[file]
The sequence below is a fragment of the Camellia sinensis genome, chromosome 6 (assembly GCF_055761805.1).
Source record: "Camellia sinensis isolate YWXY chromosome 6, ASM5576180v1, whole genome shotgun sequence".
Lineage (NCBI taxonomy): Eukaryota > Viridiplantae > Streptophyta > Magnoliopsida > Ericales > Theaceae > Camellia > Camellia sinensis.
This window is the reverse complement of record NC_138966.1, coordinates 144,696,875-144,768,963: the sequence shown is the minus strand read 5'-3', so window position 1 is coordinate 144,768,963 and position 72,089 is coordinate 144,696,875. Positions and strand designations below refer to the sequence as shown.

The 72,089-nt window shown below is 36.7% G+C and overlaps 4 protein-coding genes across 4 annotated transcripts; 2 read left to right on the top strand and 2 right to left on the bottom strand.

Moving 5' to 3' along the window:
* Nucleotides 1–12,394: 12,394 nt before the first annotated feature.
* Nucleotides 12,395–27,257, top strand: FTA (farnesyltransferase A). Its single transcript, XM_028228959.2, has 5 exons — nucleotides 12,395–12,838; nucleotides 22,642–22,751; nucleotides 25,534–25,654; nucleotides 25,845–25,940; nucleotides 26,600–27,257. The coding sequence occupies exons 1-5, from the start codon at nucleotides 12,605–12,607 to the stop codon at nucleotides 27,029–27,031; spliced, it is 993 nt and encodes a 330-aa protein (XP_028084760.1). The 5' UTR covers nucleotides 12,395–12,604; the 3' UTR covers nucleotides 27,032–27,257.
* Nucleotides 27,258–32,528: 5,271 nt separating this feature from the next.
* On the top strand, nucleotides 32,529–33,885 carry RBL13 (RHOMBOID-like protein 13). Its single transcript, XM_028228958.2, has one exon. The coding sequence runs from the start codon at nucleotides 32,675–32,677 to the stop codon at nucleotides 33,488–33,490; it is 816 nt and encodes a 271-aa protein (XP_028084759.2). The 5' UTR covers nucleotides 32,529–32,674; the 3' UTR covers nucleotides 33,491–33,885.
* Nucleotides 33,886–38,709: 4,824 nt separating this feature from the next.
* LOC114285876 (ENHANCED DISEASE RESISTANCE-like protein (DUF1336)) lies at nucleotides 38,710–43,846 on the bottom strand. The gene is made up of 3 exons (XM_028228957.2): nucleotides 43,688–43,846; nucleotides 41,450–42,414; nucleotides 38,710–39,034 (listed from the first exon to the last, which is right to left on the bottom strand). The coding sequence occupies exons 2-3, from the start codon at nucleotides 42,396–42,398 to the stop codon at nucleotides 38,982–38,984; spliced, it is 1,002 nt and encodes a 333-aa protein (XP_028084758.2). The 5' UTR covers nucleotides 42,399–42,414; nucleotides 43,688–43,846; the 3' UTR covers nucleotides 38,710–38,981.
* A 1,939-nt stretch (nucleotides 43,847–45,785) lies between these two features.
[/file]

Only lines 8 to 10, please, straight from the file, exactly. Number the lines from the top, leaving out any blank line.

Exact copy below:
* Nucleotides 12,395–27,257, top strand: FTA (farnesyltransferase A). Its single transcript, XM_028228959.2, has 5 exons — nucleotides 12,395–12,838; nucleotides 22,642–22,751; nucleotides 25,534–25,654; nucleotides 25,845–25,940; nucleotides 26,600–27,257. The coding sequence occupies exons 1-5, from the start codon at nucleotides 12,605–12,607 to the stop codon at nucleotides 27,029–27,031; spliced, it is 993 nt and encodes a 330-aa protein (XP_028084760.1). The 5' UTR covers nucleotides 12,395–12,604; the 3' UTR covers nucleotides 27,032–27,257.
* Nucleotides 27,258–32,528: 5,271 nt separating this feature from the next.
* On the top strand, nucleotides 32,529–33,885 carry RBL13 (RHOMBOID-like protein 13). Its single transcript, XM_028228958.2, has one exon. The coding sequence runs from the start codon at nucleotides 32,675–32,677 to the stop codon at nucleotides 33,488–33,490; it is 816 nt and encodes a 271-aa protein (XP_028084759.2). The 5' UTR covers nucleotides 32,529–32,674; the 3' UTR covers nucleotides 33,491–33,885.